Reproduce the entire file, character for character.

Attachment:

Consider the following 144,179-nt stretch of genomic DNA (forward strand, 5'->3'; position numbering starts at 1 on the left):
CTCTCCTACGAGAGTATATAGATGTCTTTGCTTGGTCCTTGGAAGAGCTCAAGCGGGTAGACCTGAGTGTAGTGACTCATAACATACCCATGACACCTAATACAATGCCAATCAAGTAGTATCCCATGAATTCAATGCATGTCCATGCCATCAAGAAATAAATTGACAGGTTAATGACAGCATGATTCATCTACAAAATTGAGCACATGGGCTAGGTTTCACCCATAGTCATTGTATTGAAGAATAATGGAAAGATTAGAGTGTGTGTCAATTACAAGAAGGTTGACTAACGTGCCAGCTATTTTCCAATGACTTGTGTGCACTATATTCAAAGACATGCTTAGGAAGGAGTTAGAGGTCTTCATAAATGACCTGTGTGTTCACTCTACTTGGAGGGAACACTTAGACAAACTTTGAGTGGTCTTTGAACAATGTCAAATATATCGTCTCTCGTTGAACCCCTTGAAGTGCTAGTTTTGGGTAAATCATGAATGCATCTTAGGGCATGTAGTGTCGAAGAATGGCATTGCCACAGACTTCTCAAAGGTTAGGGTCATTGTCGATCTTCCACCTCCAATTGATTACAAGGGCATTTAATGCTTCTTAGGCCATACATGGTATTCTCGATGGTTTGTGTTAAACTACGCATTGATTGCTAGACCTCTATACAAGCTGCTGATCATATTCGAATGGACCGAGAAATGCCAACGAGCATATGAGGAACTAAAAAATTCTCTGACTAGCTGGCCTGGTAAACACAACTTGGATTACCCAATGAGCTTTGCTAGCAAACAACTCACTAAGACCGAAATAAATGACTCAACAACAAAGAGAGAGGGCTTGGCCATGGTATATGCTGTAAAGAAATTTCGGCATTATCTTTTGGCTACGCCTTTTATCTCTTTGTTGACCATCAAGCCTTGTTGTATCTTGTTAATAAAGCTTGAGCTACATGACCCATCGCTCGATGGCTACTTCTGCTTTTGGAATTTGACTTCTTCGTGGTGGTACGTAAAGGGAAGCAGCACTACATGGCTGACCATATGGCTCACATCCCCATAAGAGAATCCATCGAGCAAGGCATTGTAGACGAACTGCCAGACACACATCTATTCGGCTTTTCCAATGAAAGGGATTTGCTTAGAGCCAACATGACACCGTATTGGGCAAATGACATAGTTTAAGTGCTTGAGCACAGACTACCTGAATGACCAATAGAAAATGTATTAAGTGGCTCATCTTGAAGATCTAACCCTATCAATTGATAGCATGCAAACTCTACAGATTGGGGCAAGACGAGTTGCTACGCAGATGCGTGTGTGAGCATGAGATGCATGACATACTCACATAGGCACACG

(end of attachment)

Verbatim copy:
Consider the following 144,179-nt stretch of genomic DNA (forward strand, 5'->3'; position numbering starts at 1 on the left):
CTCTCCTACGAGAGTATATAGATGTCTTTGCTTGGTCCTTGGAAGAGCTCAAGCGGGTAGACCTGAGTGTAGTGACTCATAACATACCCATGACACCTAATACAATGCCAATCAAGTAGTATCCCATGAATTCAATGCATGTCCATGCCATCAAGAAATAAATTGACAGGTTAATGACAGCATGATTCATCTACAAAATTGAGCACATGGGCTAGGTTTCACCCATAGTCATTGTATTGAAGAATAATGGAAAGATTAGAGTGTGTGTCAATTACAAGAAGGTTGACTAACGTGCCAGCTATTTTCCAATGACTTGTGTGCACTATATTCAAAGACATGCTTAGGAAGGAGTTAGAGGTCTTCATAAATGACCTGTGTGTTCACTCTACTTGGAGGGAACACTTAGACAAACTTTGAGTGGTCTTTGAACAATGTCAAATATATCGTCTCTCGTTGAACCCCTTGAAGTGCTAGTTTTGGGTAAATCATGAATGCATCTTAGGGCATGTAGTGTCGAAGAATGGCATTGCCACAGACTTCTCAAAGGTTAGGGTCATTGTCGATCTTCCACCTCCAATTGATTACAAGGGCATTTAATGCTTCTTAGGCCATACATGGTATTCTCGATGGTTTGTGTTAAACTACGCATTGATTGCTAGACCTCTATACAAGCTGCTGATCATATTCGAATGGACCGAGAAATGCCAACGAGCATATGAGGAACTAAAAAATTCTCTGACTAGCTGGCCTGGTAAACACAACTTGGATTACCCAATGAGCTTTGCTAGCAAACAACTCACTAAGACCGAAATAAATGACTCAACAACAAAGAGAGAGGGCTTGGCCATGGTATATGCTGTAAAGAAATTTCGGCATTATCTTTTGGCTACGCCTTTTATCTCTTTGTTGACCATCAAGCCTTGTTGTATCTTGTTAATAAAGCTTGAGCTACATGACCCATCGCTCGATGGCTACTTCTGCTTTTGGAATTTGACTTCTTCGTGGTGGTACGTAAAGGGAAGCAGCACTACATGGCTGACCATATGGCTCACATCCCCATAAGAGAATCCATCGAGCAAGGCATTGTAGACGAACTGCCAGACACACATCTATTCGGCTTTTCCAATGAAAGGGATTTGCTTAGAGCCAACATGACACCGTATTGGGCAAATGACATAGTTTAAGTGCTTGAGCACAGACTACCTGAATGACCAATAGAAAATGTATTAAGTGGCTCATCTTGAAGATCTAACCCTATCAATTGATAGCATGCAAACTCTACAGATTGGGGCAAGACGAGTTGCTACGCAGATGCGTGTGTGAGCATGAGATGCATGACATACTCACATAGGCACACG